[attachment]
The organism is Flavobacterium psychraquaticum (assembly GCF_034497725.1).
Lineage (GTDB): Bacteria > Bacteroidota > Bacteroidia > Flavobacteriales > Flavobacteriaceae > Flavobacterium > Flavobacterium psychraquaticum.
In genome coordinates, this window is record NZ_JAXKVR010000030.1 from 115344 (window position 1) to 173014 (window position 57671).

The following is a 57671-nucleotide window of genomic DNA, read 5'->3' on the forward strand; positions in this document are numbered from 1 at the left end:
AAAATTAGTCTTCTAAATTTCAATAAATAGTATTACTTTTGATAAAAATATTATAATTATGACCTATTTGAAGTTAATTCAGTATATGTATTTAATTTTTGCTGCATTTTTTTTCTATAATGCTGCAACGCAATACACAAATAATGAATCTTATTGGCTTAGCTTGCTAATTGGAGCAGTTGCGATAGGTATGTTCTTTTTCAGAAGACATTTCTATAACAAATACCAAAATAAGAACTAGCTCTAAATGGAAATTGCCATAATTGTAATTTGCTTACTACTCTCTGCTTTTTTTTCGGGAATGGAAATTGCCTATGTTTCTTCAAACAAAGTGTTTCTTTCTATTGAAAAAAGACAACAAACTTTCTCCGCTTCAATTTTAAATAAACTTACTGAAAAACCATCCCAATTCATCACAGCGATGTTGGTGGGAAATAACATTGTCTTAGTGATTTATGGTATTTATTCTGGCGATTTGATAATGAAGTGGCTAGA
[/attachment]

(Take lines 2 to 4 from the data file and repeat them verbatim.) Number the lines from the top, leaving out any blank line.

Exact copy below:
Lineage (GTDB): Bacteria > Bacteroidota > Bacteroidia > Flavobacteriales > Flavobacteriaceae > Flavobacterium > Flavobacterium psychraquaticum.
In genome coordinates, this window is record NZ_JAXKVR010000030.1 from 115344 (window position 1) to 173014 (window position 57671).

The following is a 57671-nucleotide window of genomic DNA, read 5'->3' on the forward strand; positions in this document are numbered from 1 at the left end: